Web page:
Obsessive perfectionists like me can even suffer serious health issues such as increased heart disease and one study found we have a 51 per increased rick of death compared to those with more relaxed personalities. The researchers hypothesised that perfectionists rarely connect with other people and lack the close sense of social support and community essential to a long, healthy life.  They’re too busy isolating themselves working endless hours to achieve one goal after another.  I can’t help feeling like I am wasting time when I stop and go to social events – even though I feel a delicious release when I see my friends and have a laugh.

I cancelled a brunch with a friend so I could rewrite this piece on a Saturday. But I’m still not happy with it. I’ll never be happy with it. Like most pieces I have written – even after 20 plus years in journalism – and despite getting paid well writing for the highest selling newspapers and magazines in the UK, I still wonder, ‘why are you paying me at all to do this? Can’t you find a real journalist?’

Perfectionists are not all created equal. Gordon Flett, a professor of health psychology at York University in Canada who has studied the subject for 20 years has identified different types of perfectionism. ‘Self-orientated perfectionists focus on their own high personal standards of perfection while other-orientated perfections have exacting standards for those around them – the chef Gordon Ramsay comes to mind’, says Professor Flett. A third kind, socially prescribed perfectionists believe that other people such as parents, bosses or colleagues are demanding perfection from them.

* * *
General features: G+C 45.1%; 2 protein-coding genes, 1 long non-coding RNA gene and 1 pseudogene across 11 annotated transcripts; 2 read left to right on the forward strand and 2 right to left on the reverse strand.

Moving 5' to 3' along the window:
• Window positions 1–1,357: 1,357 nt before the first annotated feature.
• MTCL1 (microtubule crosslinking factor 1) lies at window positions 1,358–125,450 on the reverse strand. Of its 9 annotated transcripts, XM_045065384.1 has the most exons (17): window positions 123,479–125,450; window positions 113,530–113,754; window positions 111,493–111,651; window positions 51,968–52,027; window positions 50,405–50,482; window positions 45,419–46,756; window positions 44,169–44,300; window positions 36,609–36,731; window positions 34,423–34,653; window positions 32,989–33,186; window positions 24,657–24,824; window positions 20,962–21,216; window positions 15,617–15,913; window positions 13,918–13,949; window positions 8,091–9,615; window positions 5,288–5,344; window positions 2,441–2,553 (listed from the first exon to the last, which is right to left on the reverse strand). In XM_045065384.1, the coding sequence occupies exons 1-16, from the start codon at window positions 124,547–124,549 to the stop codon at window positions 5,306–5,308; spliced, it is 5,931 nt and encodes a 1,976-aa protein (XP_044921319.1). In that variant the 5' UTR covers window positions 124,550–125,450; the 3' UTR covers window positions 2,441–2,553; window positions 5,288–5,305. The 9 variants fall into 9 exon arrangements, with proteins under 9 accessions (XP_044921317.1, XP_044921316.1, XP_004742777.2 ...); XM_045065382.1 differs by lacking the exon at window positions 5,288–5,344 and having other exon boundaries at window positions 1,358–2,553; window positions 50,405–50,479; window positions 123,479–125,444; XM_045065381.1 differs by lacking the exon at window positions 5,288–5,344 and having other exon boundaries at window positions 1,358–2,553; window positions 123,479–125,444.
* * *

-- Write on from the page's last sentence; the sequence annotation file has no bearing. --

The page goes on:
As a socially prescribed perfectionist, I’ll never ask for help with a project or personal issue. Deep inside, I feel that if I don’t keep achieving the next goal, people – including my family – will forget about me or stop holding me in their esteem. I would rather die than risk the disapproval of friends, relatives or colleagues and always feel I need to have some new achievement to talk about every few months from finishing a book to winning an award or launching a women’s health website. I have done all three in the last couple of years but it all seems so faint and meaningless after I have actually done it.

What is the definition of perfect?
What is the definition of perfect?

Why am I like this?  ‘Most perfectionists would have had a critical parent, older sibling or even a teacher growing up,’ says Professor Palmer. ‘Anyone of significance in their lives that criticised them or labelled them as lazy or stupid could lead them to grow up determined to prove this wrong, if only to themselves.’ I remember as a kid whenever I did well at school I would come home and say to my dad, ‘Dad, I got 95 per cent in the test!’ and the answer was always the same, ‘Why didn’t you get 100?’   It’s probably a good thing I don’t have kids myself as I show perfectionistic tendencies with other peoples’ children. I constantly grill my nieces and nephews about their academic achievements and when I am home in Australia prefer to sit in the kitchen and coach them through an assignment than take them to see a movie. I just feel that life rewards people who work hard and get things right – I can’t help it! – even though I know I’m only perpetuating what happened to me.  Last Christmas, I took a cake to a friend’s house with kids and wanted a Red Velvet flavour so rang six bakeries to find one without tetrazine.